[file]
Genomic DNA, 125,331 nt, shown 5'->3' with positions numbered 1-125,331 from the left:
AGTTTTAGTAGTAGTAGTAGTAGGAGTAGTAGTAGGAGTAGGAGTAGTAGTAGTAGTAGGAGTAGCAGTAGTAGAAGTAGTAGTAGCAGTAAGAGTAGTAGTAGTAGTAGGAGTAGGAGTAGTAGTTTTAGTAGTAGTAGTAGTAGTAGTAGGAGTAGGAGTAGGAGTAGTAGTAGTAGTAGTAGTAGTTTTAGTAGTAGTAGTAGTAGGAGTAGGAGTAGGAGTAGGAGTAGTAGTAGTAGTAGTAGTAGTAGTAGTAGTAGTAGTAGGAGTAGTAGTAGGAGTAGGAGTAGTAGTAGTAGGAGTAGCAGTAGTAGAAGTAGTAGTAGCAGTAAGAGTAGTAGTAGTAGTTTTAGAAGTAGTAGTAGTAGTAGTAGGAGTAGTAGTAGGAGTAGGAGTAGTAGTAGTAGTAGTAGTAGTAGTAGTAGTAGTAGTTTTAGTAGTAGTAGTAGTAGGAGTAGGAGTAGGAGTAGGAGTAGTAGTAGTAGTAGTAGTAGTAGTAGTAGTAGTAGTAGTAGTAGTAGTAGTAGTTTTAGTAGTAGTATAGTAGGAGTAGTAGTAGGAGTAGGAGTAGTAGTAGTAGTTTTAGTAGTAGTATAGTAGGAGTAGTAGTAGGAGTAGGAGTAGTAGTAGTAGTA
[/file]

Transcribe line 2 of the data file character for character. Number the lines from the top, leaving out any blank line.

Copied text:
AGTTTTAGTAGTAGTAGTAGTAGGAGTAGTAGTAGGAGTAGGAGTAGTAGTAGTAGTAGGAGTAGCAGTAGTAGAAGTAGTAGTAGCAGTAAGAGTAGTAGTAGTAGTAGGAGTAGGAGTAGTAGTTTTAGTAGTAGTAGTAGTAGTAGTAGGAGTAGGAGTAGGAGTAGTAGTAGTAGTAGTAGTAGTTTTAGTAGTAGTAGTAGTAGGAGTAGGAGTAGGAGTAGGAGTAGTAGTAGTAGTAGTAGTAGTAGTAGTAGTAGTAGTAGGAGTAGTAGTAGGAGTAGGAGTAGTAGTAGTAGGAGTAGCAGTAGTAGAAGTAGTAGTAGCAGTAAGAGTAGTAGTAGTAGTTTTAGAAGTAGTAGTAGTAGTAGTAGGAGTAGTAGTAGGAGTAGGAGTAGTAGTAGTAGTAGTAGTAGTAGTAGTAGTAGTAGTTTTAGTAGTAGTAGTAGTAGGAGTAGGAGTAGGAGTAGGAGTAGTAGTAGTAGTAGTAGTAGTAGTAGTAGTAGTAGTAGTAGTAGTAGTAGTAGTTTTAGTAGTAGTATAGTAGGAGTAGTAGTAGGAGTAGGAGTAGTAGTAGTAGTTTTAGTAGTAGTATAGTAGGAGTAGTAGTAGGAGTAGGAGTAGTAGTAGTAGTA